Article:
god loves you


People need to believe. Believe in something that is so embracive that it covers all our worries, and at the same time so close, that we can feel its presence.

The knowledge of something that's above us, of something that we can always get in touch with is something soothing and assuring. There are thousand different views, thousand different gods. There's something that's common to all of them. The essence is important, not the form.

The statement "god loves you" is not announced as a given truth in the context of this action. In the same way as "Always Coca Cola" or "Let's make things better", it is a kind of advertising slogan, which is offering an instant and complex solution to the situation of each individual. The recipient of the message decides whether he'll accept or reject it.

I'm thinking about all the people who decided to end up their lives by jumping from Nuselsky bridge. For this people a slogan like this could save their life. They decided to die because they lost hope. This slogan can give hope. If someone is drowning, his hands are trying to grasp anything that's near. First the physical life must be saved, all other questions are of secondary importance. If someone's dying of thirst, he's grateful for any drink, no matter who the manufacturer is. If someone is going to die because lack of hope (faith), the most important thing is the existence of an acceptable solution. You believe or die.

The slogan which I used draws from Christianity as a basic value of Euro-american civilisation which was and still is strongly influencing our environment. The answer to the question of faith is an personal matter, but the question "What do I believe in?" is entirely universal.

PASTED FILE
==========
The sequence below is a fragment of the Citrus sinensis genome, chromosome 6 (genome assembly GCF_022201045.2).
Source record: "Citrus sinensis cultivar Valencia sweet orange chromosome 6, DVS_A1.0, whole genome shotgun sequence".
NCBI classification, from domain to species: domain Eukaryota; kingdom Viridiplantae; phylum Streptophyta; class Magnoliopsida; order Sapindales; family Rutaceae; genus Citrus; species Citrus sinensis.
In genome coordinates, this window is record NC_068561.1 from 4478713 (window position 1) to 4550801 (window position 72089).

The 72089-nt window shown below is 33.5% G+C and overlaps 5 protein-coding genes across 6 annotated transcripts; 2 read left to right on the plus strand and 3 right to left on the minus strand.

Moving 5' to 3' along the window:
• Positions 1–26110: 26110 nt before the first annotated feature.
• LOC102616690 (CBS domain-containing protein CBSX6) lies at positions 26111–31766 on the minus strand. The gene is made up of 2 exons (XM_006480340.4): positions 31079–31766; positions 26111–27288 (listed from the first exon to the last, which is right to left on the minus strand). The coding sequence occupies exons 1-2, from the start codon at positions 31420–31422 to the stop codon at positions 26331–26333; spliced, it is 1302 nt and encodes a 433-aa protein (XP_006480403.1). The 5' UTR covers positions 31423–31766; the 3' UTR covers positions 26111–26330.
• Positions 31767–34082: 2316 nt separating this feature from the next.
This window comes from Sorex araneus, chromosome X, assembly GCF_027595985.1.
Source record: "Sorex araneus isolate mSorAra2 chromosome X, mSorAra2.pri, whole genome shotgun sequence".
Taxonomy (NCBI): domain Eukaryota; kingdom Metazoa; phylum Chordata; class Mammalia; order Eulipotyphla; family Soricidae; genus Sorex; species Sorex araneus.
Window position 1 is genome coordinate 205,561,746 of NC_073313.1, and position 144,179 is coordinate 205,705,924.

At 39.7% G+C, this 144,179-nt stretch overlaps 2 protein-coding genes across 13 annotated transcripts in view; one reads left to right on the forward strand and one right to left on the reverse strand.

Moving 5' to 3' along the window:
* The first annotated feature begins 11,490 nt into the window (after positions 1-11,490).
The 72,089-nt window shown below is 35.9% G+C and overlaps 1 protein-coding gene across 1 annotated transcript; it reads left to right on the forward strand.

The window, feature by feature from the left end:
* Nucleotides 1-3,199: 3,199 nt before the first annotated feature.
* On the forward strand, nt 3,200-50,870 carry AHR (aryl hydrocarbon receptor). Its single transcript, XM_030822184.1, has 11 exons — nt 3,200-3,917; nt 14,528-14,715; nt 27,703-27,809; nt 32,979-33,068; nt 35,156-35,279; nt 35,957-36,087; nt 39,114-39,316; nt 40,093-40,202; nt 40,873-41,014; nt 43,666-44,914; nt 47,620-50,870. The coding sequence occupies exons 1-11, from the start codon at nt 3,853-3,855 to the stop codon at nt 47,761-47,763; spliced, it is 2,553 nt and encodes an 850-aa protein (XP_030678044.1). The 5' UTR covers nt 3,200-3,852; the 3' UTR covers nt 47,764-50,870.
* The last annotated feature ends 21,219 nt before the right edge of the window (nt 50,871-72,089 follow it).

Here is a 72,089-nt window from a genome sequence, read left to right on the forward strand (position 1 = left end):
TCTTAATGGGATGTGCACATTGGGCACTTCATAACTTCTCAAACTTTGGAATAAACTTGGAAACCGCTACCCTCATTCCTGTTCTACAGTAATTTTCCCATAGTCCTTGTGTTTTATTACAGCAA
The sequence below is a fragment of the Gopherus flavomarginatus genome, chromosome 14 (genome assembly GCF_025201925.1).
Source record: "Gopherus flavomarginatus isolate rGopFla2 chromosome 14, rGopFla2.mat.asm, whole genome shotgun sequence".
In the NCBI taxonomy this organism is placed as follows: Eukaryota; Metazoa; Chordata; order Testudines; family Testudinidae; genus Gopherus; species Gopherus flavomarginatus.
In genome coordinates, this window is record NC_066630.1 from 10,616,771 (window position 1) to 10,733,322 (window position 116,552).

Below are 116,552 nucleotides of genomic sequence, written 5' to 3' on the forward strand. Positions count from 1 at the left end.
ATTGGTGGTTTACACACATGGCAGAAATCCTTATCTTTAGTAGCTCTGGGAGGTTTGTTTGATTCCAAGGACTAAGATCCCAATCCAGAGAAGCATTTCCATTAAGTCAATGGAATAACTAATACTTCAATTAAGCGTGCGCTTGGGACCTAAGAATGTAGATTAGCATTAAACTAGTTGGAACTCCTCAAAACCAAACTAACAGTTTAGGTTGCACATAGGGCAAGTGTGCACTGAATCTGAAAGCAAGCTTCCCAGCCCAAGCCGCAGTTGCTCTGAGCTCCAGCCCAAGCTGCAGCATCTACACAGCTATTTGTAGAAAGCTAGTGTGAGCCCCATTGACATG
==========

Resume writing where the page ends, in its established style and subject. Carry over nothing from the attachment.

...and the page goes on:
The slogan used is conceived as a specific statement, because this form is stronger than an appeal or a question. If the reaction is positive ("yes"), it offers a specific solution (the beginning of a process). If the reaction is negative ("no"), than it urges to the formation of another point of view which contradicts this statement (i.e. it encourages to articulate another solution of the question of faith). If the reaction is "why?" than it encourages the asking person to look at the background of this statement and its consequences.

Stickers, a product of urban street-culture and an extension of graffiti which is reflecting the progression of technology, are nowadays being employed by commercial companies for the promotion of their products. They are one of the ways of product promotion. Here the sticker is used to promote something that's non-commercial, something that's more binding than a product and more grave than graffiti. This poses the question to which extent faith is a product (in the hands) of the corresponding religious organisation and whether this organisations have the right to it. Another question is to which extent in everyday life spiritual values are formed by messages which (originally) didn't have any moral dimension.

"God loves you" is a personal appeal for musing about one's own (spiritual) values and the way they are formed. It is questioning the relationship between offers (supply) and people's needs. Are we able to recognise the relevance of the things which are being offered to us considering our own material and spiritual needs? Do we know our needs or do we live in a world of imaginary needs which were additionally tailored to fit the promoted solutions?